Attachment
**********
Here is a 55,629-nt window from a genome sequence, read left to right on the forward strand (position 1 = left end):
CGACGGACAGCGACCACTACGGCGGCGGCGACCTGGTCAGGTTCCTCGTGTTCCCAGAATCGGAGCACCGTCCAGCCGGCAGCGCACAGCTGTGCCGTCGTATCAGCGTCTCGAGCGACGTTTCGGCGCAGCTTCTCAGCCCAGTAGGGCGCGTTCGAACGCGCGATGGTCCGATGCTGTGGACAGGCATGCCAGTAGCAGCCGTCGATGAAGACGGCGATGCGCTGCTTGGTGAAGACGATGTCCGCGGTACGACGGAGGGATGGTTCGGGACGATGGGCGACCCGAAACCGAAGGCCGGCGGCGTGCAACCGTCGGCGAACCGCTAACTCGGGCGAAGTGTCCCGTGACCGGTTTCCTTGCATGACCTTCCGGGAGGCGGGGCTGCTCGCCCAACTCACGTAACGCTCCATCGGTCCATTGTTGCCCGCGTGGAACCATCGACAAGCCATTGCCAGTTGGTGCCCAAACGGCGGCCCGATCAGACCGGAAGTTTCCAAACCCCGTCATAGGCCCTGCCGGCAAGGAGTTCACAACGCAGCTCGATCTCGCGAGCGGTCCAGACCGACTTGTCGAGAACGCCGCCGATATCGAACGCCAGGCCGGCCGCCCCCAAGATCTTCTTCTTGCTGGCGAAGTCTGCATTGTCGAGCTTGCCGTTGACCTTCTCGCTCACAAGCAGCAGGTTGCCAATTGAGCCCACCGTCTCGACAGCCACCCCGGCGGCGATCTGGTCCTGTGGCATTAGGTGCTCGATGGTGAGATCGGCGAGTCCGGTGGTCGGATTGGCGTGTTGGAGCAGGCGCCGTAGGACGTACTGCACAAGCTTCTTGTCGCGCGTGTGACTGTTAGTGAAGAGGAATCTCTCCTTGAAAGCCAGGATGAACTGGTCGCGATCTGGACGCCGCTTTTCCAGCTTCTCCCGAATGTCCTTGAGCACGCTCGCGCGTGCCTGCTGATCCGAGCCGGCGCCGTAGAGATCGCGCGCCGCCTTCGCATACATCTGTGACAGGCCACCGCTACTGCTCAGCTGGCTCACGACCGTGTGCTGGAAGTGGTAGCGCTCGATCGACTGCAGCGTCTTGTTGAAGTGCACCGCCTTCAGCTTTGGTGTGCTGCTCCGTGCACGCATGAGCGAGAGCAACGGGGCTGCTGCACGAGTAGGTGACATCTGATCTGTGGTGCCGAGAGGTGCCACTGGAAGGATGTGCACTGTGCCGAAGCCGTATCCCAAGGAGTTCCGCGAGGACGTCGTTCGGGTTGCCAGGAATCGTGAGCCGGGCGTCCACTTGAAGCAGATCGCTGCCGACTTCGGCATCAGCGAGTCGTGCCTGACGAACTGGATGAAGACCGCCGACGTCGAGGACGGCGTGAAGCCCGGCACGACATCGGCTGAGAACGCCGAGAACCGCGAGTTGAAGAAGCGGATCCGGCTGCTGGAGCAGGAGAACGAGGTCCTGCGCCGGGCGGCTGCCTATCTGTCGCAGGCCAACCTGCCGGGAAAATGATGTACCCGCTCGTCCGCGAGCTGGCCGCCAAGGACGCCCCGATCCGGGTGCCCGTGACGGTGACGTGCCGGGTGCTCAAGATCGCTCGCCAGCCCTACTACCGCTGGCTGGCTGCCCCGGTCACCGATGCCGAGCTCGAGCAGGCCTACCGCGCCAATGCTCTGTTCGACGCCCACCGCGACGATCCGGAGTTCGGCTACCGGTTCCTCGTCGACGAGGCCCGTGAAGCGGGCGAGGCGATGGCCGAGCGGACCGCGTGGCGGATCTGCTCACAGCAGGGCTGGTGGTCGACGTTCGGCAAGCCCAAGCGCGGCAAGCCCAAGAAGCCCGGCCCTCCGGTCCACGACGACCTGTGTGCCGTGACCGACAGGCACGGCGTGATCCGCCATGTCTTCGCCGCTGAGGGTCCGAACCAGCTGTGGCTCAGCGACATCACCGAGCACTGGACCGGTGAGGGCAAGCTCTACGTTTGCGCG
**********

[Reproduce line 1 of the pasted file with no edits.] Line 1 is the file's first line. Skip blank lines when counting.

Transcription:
Here is a 55,629-nt window from a genome sequence, read left to right on the forward strand (position 1 = left end):